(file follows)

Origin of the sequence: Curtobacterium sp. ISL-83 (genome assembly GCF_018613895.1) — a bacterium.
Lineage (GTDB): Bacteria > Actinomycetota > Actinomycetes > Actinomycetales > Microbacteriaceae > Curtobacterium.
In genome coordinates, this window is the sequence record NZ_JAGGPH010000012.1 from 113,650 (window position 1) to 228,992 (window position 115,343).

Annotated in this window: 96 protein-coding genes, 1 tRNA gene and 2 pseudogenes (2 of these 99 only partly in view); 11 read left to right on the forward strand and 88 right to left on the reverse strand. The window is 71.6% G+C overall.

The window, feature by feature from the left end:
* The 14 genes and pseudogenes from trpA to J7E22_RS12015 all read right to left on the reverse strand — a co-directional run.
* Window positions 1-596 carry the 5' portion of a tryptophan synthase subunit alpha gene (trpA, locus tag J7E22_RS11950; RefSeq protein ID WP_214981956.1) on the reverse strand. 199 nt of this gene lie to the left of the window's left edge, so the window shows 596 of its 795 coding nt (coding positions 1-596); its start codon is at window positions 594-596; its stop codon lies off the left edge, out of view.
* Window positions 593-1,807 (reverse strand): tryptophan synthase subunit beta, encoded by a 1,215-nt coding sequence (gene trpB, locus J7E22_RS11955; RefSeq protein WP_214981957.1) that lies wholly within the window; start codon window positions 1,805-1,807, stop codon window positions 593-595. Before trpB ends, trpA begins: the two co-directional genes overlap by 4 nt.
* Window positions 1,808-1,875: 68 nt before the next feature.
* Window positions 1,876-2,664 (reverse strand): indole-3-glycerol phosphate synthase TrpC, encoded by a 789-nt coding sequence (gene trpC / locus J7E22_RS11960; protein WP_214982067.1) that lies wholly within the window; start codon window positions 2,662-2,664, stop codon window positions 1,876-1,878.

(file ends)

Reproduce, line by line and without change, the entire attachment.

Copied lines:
Origin of the sequence: Curtobacterium sp. ISL-83 (genome assembly GCF_018613895.1) — a bacterium.
Lineage (GTDB): Bacteria > Actinomycetota > Actinomycetes > Actinomycetales > Microbacteriaceae > Curtobacterium.
In genome coordinates, this window is the sequence record NZ_JAGGPH010000012.1 from 113,650 (window position 1) to 228,992 (window position 115,343).

Annotated in this window: 96 protein-coding genes, 1 tRNA gene and 2 pseudogenes (2 of these 99 only partly in view); 11 read left to right on the forward strand and 88 right to left on the reverse strand. The window is 71.6% G+C overall.

The window, feature by feature from the left end:
* The 14 genes and pseudogenes from trpA to J7E22_RS12015 all read right to left on the reverse strand — a co-directional run.
* Window positions 1-596 carry the 5' portion of a tryptophan synthase subunit alpha gene (trpA, locus tag J7E22_RS11950; RefSeq protein ID WP_214981956.1) on the reverse strand. 199 nt of this gene lie to the left of the window's left edge, so the window shows 596 of its 795 coding nt (coding positions 1-596); its start codon is at window positions 594-596; its stop codon lies off the left edge, out of view.
* Window positions 593-1,807 (reverse strand): tryptophan synthase subunit beta, encoded by a 1,215-nt coding sequence (gene trpB, locus J7E22_RS11955; RefSeq protein WP_214981957.1) that lies wholly within the window; start codon window positions 1,805-1,807, stop codon window positions 593-595. Before trpB ends, trpA begins: the two co-directional genes overlap by 4 nt.
* Window positions 1,808-1,875: 68 nt before the next feature.
* Window positions 1,876-2,664 (reverse strand): indole-3-glycerol phosphate synthase TrpC, encoded by a 789-nt coding sequence (gene trpC / locus J7E22_RS11960; protein WP_214982067.1) that lies wholly within the window; start codon window positions 2,662-2,664, stop codon window positions 1,876-1,878.